MA condominium law


Or What Happens When Condo Docs Suck…

A recent case handed down by the Appeals Court illustrates the fundamental importance of careful condominium document draftsmanship concerning what amenities are included within the definition of a “unit” — and the unintended results when deficient documents get in the hands of judges.

The case is Sano v. Tedesco (Mass. App. Ct. Aug. 28, 2013) and concerned a Lynn condominium dealing with a large repair bill for its crumbling balconies. Half of the 8 unit building enjoyed their own private balconies. Faced with a substantial repair bill, the unit owners without balconies balked at paying the bill, arguing that the balconies were part of the units they served.

The problem was that due to poor draftsmanship, the master deed inconceivably made no mention of the balconies or the support beams. Left with little guidance, the court turned to the Mass. Condominium Act, which defines a unit as “a part of the condominium including one or more rooms, with appurtenant areas such as balconies, terraces and storage lockers if any.”  The judges ultimately came down the middle, ruling that each unit owner was responsible for repairs to their own balcony, but that the condominium trust was responsible for the support beams for each balcony. And even the three justice court panel couldn’t agree on that bizarre result! A dissenting judge thought that each unit owner should have been responsible for both the balconies and support beams.

I doubt any of the unit owners expected this peculiar result, with a split of responsibility over balconies and support beams. If the master deed was drafted properly in the first place with the balconies being designated as either a limited common area (with sole repair responsibility lying with the unit owner) or common area with an exclusive easement for each unit owner (with the responsibility on the condo trust), this confusing result would have been avoided. The moral of the story is make sure you hire a competent Massachusetts condominium conversion attorney who is experienced in drafting condo docs!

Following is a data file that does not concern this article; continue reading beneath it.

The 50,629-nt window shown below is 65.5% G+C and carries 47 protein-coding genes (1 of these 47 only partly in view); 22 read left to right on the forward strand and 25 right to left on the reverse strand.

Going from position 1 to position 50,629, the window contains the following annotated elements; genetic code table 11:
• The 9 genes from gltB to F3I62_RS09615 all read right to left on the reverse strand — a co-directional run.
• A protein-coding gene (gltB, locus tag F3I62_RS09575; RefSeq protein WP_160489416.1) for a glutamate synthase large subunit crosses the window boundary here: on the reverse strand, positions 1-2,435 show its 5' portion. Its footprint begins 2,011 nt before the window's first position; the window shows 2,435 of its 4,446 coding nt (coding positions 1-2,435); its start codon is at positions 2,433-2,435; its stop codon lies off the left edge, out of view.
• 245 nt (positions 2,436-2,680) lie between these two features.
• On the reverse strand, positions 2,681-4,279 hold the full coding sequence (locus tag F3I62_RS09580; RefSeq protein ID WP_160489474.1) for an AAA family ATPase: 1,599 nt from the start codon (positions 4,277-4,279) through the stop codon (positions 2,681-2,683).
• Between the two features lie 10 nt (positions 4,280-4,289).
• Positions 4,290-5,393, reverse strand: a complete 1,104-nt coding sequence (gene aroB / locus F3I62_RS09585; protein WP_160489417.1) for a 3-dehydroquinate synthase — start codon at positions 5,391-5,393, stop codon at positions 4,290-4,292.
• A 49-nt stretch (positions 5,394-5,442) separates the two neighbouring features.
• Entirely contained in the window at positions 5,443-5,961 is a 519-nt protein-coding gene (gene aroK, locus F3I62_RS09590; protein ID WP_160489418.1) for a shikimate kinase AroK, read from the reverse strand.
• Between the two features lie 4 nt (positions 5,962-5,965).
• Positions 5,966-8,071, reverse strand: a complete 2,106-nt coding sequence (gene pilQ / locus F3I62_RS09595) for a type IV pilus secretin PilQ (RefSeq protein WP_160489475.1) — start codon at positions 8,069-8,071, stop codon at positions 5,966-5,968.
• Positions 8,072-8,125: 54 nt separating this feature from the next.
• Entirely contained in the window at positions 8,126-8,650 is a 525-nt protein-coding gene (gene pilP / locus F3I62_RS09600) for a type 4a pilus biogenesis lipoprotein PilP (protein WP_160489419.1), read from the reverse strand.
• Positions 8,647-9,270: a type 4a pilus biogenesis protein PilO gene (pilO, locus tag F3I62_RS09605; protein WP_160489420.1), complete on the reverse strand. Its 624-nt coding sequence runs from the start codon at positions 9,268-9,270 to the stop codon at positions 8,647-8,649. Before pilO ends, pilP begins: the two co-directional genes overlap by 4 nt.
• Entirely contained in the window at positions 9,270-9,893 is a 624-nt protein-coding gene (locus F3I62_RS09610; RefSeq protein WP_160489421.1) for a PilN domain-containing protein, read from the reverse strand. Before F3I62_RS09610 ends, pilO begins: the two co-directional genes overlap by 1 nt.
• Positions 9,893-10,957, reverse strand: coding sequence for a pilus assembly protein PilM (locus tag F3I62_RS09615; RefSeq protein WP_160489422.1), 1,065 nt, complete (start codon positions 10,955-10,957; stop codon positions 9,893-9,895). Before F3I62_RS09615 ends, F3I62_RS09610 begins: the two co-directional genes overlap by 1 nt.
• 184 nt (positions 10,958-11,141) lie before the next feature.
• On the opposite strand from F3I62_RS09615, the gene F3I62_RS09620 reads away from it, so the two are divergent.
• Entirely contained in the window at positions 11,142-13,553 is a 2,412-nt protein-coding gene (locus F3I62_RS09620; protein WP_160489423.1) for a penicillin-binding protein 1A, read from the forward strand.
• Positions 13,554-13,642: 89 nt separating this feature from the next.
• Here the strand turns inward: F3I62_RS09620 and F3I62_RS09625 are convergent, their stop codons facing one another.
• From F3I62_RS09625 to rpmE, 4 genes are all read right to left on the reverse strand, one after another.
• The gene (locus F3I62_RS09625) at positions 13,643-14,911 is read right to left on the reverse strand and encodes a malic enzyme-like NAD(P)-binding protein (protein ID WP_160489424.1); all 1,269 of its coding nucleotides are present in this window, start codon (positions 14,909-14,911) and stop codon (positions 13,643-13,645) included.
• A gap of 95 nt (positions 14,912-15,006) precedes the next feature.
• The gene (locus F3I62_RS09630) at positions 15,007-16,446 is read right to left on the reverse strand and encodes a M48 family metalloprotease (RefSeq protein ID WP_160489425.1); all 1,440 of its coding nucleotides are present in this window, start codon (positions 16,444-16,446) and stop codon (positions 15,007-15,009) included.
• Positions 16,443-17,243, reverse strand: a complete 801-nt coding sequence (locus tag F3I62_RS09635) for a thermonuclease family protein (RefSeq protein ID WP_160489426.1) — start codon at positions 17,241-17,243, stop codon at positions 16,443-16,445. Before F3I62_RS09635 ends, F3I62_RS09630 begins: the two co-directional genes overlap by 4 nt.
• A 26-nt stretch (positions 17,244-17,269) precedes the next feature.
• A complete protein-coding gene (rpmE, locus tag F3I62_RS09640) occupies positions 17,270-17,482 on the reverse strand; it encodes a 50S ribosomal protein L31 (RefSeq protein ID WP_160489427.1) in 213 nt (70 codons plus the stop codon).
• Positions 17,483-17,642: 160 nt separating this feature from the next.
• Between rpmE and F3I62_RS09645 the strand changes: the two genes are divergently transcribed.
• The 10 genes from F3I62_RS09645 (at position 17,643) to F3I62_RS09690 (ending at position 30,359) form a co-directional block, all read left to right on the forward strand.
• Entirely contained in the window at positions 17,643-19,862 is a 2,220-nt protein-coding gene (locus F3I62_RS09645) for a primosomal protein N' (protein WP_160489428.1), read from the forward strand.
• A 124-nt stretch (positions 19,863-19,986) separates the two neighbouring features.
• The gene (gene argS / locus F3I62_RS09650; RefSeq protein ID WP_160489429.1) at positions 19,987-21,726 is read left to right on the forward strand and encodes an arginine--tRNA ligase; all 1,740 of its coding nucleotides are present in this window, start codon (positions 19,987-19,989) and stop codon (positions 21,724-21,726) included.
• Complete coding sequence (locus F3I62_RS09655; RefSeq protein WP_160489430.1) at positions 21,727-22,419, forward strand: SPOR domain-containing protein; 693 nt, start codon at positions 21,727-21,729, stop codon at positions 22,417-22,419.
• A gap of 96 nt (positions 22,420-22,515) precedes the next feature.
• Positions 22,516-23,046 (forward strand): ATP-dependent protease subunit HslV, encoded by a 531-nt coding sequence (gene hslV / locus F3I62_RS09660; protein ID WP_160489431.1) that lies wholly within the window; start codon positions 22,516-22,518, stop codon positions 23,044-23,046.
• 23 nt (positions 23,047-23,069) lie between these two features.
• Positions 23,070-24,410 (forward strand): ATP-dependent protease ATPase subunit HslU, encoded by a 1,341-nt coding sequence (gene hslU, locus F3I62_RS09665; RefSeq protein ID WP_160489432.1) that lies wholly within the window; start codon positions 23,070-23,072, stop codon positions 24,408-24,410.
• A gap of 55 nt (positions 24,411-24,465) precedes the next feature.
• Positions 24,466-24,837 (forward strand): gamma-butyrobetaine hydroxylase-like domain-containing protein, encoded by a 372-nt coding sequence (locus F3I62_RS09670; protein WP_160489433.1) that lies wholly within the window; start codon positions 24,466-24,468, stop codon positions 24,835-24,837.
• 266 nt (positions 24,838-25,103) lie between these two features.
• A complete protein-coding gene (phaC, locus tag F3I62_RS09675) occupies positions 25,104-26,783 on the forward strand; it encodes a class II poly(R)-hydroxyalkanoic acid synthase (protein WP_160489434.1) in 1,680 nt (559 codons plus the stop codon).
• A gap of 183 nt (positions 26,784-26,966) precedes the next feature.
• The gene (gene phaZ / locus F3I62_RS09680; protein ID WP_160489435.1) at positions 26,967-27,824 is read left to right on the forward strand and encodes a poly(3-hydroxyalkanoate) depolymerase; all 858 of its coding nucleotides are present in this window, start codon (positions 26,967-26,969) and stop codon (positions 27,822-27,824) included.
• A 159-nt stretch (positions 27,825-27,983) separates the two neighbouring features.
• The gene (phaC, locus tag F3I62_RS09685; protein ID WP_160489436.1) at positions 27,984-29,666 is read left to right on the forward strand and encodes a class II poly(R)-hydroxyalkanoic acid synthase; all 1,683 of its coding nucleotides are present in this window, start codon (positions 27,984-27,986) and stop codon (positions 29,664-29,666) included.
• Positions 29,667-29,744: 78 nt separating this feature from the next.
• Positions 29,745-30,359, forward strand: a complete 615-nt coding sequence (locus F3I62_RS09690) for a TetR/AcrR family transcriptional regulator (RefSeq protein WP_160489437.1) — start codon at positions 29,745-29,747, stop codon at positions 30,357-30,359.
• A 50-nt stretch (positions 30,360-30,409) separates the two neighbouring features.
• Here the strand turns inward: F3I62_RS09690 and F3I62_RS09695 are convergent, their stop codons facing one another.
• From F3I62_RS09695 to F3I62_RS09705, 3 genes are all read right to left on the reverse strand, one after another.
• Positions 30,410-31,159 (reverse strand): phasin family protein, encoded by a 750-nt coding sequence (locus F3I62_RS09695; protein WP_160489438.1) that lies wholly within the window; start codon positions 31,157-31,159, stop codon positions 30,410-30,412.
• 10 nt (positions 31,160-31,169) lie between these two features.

Buying a Massachusetts condominium unit is VERY different from buying a single family home. A lot of buyers don’t appreciate the difference, unfortunately, until they have lived in the condominium for a short time. From crazy condo trustees (remember the Del Boca Vista episode from Seinfeld?), pet rules and controversies, to leaky roofs — due diligence is critical before you buy a Massachusetts condominium.

Condominium: Special Type of Legal Ownership

From a legal perspective, a condominium is a special type of real estate ownership. When you purchase a condominium unit, you get complete legal title to the unit itself and an “undivided” interest in the common areas of the condominium project which is really everything other than the units. Common areas typically include the land underlying the project, the exterior walls, roof, elevator, building entrances and exits, lobby, interior stairways, swimming pools, recreational facilities and halls.

Common Areas & Financial Management